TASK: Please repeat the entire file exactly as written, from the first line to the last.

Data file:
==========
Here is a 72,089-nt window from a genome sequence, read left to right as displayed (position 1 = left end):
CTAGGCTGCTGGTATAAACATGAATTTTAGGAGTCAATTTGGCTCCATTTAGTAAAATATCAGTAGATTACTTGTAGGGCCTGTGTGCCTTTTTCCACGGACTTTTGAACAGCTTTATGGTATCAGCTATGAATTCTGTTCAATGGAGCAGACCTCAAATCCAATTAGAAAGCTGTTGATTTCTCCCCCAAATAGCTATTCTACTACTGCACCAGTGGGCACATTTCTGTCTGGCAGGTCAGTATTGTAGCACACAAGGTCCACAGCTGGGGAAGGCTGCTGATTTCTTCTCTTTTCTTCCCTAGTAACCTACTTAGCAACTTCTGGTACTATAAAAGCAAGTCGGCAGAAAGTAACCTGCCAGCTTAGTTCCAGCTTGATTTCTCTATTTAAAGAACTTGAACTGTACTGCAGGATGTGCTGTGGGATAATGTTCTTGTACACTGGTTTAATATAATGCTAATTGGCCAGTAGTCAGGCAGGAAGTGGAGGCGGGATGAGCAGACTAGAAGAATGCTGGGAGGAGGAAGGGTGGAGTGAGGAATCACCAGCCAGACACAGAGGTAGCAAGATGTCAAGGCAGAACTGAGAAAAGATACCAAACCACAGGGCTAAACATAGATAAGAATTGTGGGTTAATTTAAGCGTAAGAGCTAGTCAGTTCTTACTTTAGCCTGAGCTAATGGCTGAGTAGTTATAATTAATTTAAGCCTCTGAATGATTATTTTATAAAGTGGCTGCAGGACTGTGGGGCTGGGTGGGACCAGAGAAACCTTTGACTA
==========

Here is a 72,089-nt window from a genome sequence, read left to right as displayed (position 1 = left end):
CTAGGCTGCTGGTATAAACATGAATTTTAGGAGTCAATTTGGCTCCATTTAGTAAAATATCAGTAGATTACTTGTAGGGCCTGTGTGCCTTTTTCCACGGACTTTTGAACAGCTTTATGGTATCAGCTATGAATTCTGTTCAATGGAGCAGACCTCAAATCCAATTAGAAAGCTGTTGATTTCTCCCCCAAATAGCTATTCTACTACTGCACCAGTGGGCACATTTCTGTCTGGCAGGTCAGTATTGTAGCACACAAGGTCCACAGCTGGGGAAGGCTGCTGATTTCTTCTCTTTTCTTCCCTAGTAACCTACTTAGCAACTTCTGGTACTATAAAAGCAAGTCGGCAGAAAGTAACCTGCCAGCTTAGTTCCAGCTTGATTTCTCTATTTAAAGAACTTGAACTGTACTGCAGGATGTGCTGTGGGATAATGTTCTTGTACACTGGTTTAATATAATGCTAATTGGCCAGTAGTCAGGCAGGAAGTGGAGGCGGGATGAGCAGACTAGAAGAATGCTGGGAGGAGGAAGGGTGGAGTGAGGAATCACCAGCCAGACACAGAGGTAGCAAGATGTCAAGGCAGAACTGAGAAAAGATACCAAACCACAGGGCTAAACATAGATAAGAATTGTGGGTTAATTTAAGCGTAAGAGCTAGTCAGTTCTTACTTTAGCCTGAGCTAATGGCTGAGTAGTTATAATTAATTTAAGCCTCTGAATGATTATTTTATAAAGTGGCTGCAGGACTGTGGGGCTGGGTGGGACCAGAGAAACCTTTGACTA